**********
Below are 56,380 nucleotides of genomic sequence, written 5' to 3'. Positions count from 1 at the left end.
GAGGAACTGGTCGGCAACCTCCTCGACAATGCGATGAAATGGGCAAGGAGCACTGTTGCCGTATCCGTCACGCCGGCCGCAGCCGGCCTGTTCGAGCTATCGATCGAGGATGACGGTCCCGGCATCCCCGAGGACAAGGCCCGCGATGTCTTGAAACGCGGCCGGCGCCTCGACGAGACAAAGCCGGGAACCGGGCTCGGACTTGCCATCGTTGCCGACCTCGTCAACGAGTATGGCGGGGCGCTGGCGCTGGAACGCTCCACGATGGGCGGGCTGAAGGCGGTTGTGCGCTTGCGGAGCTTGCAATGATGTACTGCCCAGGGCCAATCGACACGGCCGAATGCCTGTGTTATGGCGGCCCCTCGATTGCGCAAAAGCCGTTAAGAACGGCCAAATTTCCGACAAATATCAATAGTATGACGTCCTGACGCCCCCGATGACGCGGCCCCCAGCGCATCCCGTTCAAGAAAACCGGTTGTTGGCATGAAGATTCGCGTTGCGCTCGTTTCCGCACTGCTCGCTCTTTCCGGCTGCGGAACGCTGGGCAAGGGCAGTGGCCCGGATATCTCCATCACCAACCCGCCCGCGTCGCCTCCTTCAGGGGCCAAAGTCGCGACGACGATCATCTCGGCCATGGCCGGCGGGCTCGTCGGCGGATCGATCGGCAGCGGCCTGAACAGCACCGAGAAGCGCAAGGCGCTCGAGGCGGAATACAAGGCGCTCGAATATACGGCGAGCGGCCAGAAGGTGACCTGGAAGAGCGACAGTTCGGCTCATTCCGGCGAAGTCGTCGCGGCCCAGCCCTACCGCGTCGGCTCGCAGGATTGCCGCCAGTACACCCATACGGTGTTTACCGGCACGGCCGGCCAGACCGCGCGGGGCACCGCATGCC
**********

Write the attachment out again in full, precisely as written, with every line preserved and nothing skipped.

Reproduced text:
Below are 56,380 nucleotides of genomic sequence, written 5' to 3'. Positions count from 1 at the left end.
GAGGAACTGGTCGGCAACCTCCTCGACAATGCGATGAAATGGGCAAGGAGCACTGTTGCCGTATCCGTCACGCCGGCCGCAGCCGGCCTGTTCGAGCTATCGATCGAGGATGACGGTCCCGGCATCCCCGAGGACAAGGCCCGCGATGTCTTGAAACGCGGCCGGCGCCTCGACGAGACAAAGCCGGGAACCGGGCTCGGACTTGCCATCGTTGCCGACCTCGTCAACGAGTATGGCGGGGCGCTGGCGCTGGAACGCTCCACGATGGGCGGGCTGAAGGCGGTTGTGCGCTTGCGGAGCTTGCAATGATGTACTGCCCAGGGCCAATCGACACGGCCGAATGCCTGTGTTATGGCGGCCCCTCGATTGCGCAAAAGCCGTTAAGAACGGCCAAATTTCCGACAAATATCAATAGTATGACGTCCTGACGCCCCCGATGACGCGGCCCCCAGCGCATCCCGTTCAAGAAAACCGGTTGTTGGCATGAAGATTCGCGTTGCGCTCGTTTCCGCACTGCTCGCTCTTTCCGGCTGCGGAACGCTGGGCAAGGGCAGTGGCCCGGATATCTCCATCACCAACCCGCCCGCGTCGCCTCCTTCAGGGGCCAAAGTCGCGACGACGATCATCTCGGCCATGGCCGGCGGGCTCGTCGGCGGATCGATCGGCAGCGGCCTGAACAGCACCGAGAAGCGCAAGGCGCTCGAGGCGGAATACAAGGCGCTCGAATATACGGCGAGCGGCCAGAAGGTGACCTGGAAGAGCGACAGTTCGGCTCATTCCGGCGAAGTCGTCGCGGCCCAGCCCTACCGCGTCGGCTCGCAGGATTGCCGCCAGTACACCCATACGGTGTTTACCGGCACGGCCGGCCAGACCGCGCGGGGCACCGCATGCC